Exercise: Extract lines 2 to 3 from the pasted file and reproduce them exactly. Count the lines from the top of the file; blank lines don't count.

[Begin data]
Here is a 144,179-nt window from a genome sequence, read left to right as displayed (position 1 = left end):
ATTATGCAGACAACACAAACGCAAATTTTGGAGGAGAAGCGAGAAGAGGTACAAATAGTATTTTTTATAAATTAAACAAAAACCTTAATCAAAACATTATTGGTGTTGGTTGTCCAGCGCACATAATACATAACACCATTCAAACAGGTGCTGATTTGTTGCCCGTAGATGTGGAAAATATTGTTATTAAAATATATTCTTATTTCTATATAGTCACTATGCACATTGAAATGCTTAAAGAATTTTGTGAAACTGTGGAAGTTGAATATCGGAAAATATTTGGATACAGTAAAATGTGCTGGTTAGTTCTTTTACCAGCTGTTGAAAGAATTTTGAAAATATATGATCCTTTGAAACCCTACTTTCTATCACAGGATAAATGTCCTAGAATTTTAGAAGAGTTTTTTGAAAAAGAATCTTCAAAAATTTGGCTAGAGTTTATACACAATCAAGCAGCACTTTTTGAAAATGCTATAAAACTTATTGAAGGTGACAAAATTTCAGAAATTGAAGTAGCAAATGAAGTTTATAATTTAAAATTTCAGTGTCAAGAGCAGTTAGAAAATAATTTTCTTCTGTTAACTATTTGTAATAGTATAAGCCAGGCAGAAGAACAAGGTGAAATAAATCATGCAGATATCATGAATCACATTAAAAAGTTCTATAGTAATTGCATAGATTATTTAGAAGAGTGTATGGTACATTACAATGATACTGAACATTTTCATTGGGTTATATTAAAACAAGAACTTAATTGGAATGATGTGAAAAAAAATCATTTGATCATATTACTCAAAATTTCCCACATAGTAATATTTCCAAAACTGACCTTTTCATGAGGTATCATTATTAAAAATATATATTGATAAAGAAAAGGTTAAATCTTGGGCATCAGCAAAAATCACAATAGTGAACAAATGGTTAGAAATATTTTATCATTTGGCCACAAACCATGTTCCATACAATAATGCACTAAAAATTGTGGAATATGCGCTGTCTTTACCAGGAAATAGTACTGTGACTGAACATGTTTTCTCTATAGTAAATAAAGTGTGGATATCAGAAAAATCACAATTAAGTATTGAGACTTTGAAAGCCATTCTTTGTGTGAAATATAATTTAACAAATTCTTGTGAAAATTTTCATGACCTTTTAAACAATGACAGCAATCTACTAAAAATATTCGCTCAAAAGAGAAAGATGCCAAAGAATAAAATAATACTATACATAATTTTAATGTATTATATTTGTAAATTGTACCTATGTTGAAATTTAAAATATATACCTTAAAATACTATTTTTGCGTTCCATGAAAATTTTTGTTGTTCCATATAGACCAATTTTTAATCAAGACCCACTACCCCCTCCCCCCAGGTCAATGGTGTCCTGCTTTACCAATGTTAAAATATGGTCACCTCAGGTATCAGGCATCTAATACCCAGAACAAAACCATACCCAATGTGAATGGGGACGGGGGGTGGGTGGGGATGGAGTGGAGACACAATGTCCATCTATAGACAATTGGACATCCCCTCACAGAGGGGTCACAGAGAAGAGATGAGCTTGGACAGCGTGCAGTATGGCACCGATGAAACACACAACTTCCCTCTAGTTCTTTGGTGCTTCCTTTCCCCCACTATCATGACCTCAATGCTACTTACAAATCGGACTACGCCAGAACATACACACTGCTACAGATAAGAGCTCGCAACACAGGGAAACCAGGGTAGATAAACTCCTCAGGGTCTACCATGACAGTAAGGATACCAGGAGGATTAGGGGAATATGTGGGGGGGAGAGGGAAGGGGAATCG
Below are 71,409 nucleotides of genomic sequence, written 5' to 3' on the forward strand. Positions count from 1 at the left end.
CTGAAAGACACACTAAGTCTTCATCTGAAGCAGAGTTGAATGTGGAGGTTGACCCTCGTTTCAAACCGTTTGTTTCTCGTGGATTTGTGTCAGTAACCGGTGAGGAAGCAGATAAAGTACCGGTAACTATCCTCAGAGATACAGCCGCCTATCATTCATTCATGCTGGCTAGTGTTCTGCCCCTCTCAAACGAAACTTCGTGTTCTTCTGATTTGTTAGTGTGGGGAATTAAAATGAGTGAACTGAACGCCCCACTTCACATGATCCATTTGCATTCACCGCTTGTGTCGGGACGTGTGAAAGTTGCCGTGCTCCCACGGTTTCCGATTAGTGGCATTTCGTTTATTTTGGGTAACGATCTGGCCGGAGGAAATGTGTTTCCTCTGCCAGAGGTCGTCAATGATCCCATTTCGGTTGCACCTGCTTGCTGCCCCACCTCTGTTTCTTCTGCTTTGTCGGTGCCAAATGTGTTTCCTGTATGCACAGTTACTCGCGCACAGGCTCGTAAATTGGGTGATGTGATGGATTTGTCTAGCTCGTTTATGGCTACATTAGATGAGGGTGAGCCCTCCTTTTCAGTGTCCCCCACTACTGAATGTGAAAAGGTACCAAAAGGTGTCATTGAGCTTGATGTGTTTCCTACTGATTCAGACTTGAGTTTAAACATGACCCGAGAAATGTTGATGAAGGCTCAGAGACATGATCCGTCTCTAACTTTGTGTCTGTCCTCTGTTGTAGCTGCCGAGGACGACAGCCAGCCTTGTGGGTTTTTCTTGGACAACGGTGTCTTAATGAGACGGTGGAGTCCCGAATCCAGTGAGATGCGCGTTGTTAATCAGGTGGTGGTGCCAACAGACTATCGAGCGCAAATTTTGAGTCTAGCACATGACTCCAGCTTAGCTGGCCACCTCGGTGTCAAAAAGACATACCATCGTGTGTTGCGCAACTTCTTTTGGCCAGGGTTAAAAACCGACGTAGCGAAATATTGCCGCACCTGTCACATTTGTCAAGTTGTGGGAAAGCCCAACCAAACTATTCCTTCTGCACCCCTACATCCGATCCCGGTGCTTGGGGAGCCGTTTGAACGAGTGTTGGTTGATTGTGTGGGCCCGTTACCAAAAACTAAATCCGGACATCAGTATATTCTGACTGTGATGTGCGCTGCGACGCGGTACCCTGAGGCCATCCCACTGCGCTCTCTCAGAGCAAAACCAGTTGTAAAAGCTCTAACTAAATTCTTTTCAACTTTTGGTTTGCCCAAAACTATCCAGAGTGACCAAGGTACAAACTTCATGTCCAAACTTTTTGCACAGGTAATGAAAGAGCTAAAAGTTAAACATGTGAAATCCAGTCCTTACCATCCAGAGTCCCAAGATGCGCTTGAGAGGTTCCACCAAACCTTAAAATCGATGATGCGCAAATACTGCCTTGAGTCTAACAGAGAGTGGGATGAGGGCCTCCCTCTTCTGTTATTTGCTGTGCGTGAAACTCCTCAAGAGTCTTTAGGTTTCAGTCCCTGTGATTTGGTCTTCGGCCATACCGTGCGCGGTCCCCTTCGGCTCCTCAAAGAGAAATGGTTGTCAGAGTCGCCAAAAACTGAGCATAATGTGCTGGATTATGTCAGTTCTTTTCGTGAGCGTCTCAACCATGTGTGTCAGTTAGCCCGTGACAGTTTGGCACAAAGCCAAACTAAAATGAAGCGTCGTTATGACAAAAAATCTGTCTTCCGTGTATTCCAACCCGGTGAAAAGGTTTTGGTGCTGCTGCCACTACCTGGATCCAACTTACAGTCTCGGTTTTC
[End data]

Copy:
ATTATGCAGACAACACAAACGCAAATTTTGGAGGAGAAGCGAGAAGAGGTACAAATAGTATTTTTTATAAATTAAACAAAAACCTTAATCAAAACATTATTGGTGTTGGTTGTCCAGCGCACATAATACATAACACCATTCAAACAGGTGCTGATTTGTTGCCCGTAGATGTGGAAAATATTGTTATTAAAATATATTCTTATTTCTATATAGTCACTATGCACATTGAAATGCTTAAAGAATTTTGTGAAACTGTGGAAGTTGAATATCGGAAAATATTTGGATACAGTAAAATGTGCTGGTTAGTTCTTTTACCAGCTGTTGAAAGAATTTTGAAAATATATGATCCTTTGAAACCCTACTTTCTATCACAGGATAAATGTCCTAGAATTTTAGAAGAGTTTTTTGAAAAAGAATCTTCAAAAATTTGGCTAGAGTTTATACACAATCAAGCAGCACTTTTTGAAAATGCTATAAAACTTATTGAAGGTGACAAAATTTCAGAAATTGAAGTAGCAAATGAAGTTTATAATTTAAAATTTCAGTGTCAAGAGCAGTTAGAAAATAATTTTCTTCTGTTAACTATTTGTAATAGTATAAGCCAGGCAGAAGAACAAGGTGAAATAAATCATGCAGATATCATGAATCACATTAAAAAGTTCTATAGTAATTGCATAGATTATTTAGAAGAGTGTATGGTACATTACAATGATACTGAACATTTTCATTGGGTTATATTAAAACAAGAACTTAATTGGAATGATGTGAAAAAAAATCATTTGATCATATTACTCAAAATTTCCCACATAGTAATATTTCCAAAACTGACCTTTTCATGAGGTATCATTATTAAAAATATATATTGATAAAGAAAAGGTTAAATCTTGGGCATCAGCAAAAATCACAATAGTGAACAAATGGTTAGAAATATTTTATCATTTGGCCACAAACCATGTTCCATACAATAATGCACTAAAAATTGTGGAATATGCGCTGTCTTTACCAGGAAATAGTACTGTGACTGAACATGTTTTCTCTATAGTAAATAAAGTGTGGATATCAGAAAAATCACAATTAAGTATTGAGACTTTGAAAGCCATTCTTTGTGTGAAATATAATTTAACAAATTCTTGTGAAAATTTTCATGACCTTTTAAACAATGACAGCAATCTACTAAAAATATTCGCTCAAAAGAGAAAGATGCCAAAGAATAAAATAATACTATACATAATTTTAATGTATTATATTTGTAAATTGTACCTATGTTGAAATTTAAAATATATACCTTAAAATACTATTTTTGCGTTCCATGAAAATTTTTGTTGTTCCATATAGACCAATTTTTAATCAAGACCCACTACCCCCTCCCCCCAGGTCAATGGTGTCCTGCTTTACCAATGTTAAAATATGGTCACCTCAGGTATCAGGCATCTAATACCCAGAACAAAACCATACCCAATGTGAATGGGGACGGGGGGTGGGTGGGGATGGAGTGGAGACACAATGTCCATCTATAGACAATTGGACATCCCCTCACAGAGGGGTCACAGAGAAGAGATGAGCTTGGACAGCGTGCAGTATGGCACCGATGAAACACACAACTTCCCTCTAGTTCTTTGGTGCTTCCTTTCCCCCACTATCATGACCTCAATGCTACTTACAAATCGGACTACGCCAGAACATACACACTGCTACAGATAAGAGCTCGCAACACAGGGAAACCAGGGTAGATAAACTCCTCAGGGTCTACCATGACAGTAAGGATACCAGGAGGATTAGGGGAATATGTGGGGGGGAGAGGGAAGGGGAATCG
Below are 71,409 nucleotides of genomic sequence, written 5' to 3' on the forward strand. Positions count from 1 at the left end.